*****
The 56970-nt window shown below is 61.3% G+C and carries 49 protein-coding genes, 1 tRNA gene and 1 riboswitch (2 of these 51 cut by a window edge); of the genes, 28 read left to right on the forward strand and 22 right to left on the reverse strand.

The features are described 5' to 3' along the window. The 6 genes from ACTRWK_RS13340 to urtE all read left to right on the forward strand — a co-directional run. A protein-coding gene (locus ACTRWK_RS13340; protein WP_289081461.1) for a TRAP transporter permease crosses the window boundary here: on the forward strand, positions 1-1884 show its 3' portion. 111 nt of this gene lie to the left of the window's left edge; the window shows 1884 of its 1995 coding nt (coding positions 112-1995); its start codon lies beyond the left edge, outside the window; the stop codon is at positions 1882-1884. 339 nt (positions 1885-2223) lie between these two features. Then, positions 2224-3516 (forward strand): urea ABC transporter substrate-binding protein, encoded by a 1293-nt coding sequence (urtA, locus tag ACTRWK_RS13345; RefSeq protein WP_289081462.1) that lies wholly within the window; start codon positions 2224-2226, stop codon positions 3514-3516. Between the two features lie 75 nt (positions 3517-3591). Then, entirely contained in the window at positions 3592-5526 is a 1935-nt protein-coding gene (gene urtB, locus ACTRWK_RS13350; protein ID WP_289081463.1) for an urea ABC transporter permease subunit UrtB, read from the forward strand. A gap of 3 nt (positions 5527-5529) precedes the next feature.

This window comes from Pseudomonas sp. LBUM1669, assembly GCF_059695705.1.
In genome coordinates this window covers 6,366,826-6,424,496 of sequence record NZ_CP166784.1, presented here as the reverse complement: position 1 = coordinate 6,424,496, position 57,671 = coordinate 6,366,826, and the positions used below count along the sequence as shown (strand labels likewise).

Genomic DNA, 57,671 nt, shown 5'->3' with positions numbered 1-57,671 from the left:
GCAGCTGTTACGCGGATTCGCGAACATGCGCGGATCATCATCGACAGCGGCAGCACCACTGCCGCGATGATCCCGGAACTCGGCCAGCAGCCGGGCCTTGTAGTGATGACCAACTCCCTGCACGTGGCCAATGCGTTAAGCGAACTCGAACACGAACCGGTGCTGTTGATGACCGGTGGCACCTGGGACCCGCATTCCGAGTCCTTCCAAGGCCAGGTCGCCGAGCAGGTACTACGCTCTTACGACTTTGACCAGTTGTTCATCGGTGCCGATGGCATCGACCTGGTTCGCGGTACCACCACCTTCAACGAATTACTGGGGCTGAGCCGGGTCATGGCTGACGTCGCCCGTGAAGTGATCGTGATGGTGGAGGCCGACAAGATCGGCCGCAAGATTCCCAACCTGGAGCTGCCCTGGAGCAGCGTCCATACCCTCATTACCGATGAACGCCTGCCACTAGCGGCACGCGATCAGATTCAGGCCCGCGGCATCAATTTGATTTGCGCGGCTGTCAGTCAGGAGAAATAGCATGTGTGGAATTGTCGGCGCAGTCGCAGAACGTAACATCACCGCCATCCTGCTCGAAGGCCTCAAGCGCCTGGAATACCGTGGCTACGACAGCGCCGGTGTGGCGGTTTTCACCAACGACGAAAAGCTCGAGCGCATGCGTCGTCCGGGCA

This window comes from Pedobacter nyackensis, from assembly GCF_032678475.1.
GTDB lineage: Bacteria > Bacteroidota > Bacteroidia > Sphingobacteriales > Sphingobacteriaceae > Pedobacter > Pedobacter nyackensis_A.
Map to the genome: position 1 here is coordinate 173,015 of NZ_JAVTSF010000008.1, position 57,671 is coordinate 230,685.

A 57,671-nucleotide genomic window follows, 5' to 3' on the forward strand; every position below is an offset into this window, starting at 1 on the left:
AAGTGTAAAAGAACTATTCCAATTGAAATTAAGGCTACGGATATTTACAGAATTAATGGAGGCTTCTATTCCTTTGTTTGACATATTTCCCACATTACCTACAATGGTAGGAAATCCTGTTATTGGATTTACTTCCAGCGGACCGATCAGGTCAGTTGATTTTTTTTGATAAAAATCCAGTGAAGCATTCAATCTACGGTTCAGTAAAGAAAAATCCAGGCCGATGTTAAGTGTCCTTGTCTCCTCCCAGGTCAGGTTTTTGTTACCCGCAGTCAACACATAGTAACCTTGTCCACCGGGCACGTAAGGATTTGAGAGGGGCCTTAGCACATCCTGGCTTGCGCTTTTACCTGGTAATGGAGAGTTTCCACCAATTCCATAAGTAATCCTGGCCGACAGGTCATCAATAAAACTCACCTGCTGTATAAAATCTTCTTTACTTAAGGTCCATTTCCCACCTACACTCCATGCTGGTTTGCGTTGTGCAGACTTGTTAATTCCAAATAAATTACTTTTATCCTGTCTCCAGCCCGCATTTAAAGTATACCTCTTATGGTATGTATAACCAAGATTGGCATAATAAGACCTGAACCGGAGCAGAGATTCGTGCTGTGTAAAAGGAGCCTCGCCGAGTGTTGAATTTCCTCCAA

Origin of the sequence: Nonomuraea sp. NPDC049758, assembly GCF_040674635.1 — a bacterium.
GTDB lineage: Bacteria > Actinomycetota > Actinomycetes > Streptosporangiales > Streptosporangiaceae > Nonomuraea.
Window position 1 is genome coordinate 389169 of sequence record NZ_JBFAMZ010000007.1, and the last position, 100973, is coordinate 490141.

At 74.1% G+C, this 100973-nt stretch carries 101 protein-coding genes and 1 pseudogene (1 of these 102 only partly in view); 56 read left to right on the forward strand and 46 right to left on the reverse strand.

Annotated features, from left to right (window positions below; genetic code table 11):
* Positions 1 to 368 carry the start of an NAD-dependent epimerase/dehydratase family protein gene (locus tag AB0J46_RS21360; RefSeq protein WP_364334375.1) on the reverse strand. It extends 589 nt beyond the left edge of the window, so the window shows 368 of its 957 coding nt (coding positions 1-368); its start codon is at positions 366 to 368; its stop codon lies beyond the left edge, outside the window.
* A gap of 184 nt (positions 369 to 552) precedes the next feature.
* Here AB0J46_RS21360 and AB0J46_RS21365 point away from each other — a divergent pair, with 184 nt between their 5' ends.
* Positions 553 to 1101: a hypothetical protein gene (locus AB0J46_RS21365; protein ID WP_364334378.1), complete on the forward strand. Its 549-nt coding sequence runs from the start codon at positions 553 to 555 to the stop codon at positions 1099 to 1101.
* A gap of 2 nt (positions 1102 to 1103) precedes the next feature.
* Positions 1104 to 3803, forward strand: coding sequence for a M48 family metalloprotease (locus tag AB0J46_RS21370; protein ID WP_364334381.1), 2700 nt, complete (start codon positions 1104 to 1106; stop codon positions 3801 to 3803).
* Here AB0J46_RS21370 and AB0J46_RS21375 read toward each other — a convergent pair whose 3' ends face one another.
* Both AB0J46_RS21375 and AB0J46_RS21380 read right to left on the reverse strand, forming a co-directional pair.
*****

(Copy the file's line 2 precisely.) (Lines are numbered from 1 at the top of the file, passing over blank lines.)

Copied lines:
The features are described 5' to 3' along the window. The 6 genes from ACTRWK_RS13340 to urtE all read left to right on the forward strand — a co-directional run. A protein-coding gene (locus ACTRWK_RS13340; protein WP_289081461.1) for a TRAP transporter permease crosses the window boundary here: on the forward strand, positions 1-1884 show its 3' portion. 111 nt of this gene lie to the left of the window's left edge; the window shows 1884 of its 1995 coding nt (coding positions 112-1995); its start codon lies beyond the left edge, outside the window; the stop codon is at positions 1882-1884. 339 nt (positions 1885-2223) lie between these two features. Then, positions 2224-3516 (forward strand): urea ABC transporter substrate-binding protein, encoded by a 1293-nt coding sequence (urtA, locus tag ACTRWK_RS13345; RefSeq protein WP_289081462.1) that lies wholly within the window; start codon positions 2224-2226, stop codon positions 3514-3516. Between the two features lie 75 nt (positions 3517-3591). Then, entirely contained in the window at positions 3592-5526 is a 1935-nt protein-coding gene (gene urtB, locus ACTRWK_RS13350; protein ID WP_289081463.1) for an urea ABC transporter permease subunit UrtB, read from the forward strand. A gap of 3 nt (positions 5527-5529) precedes the next feature.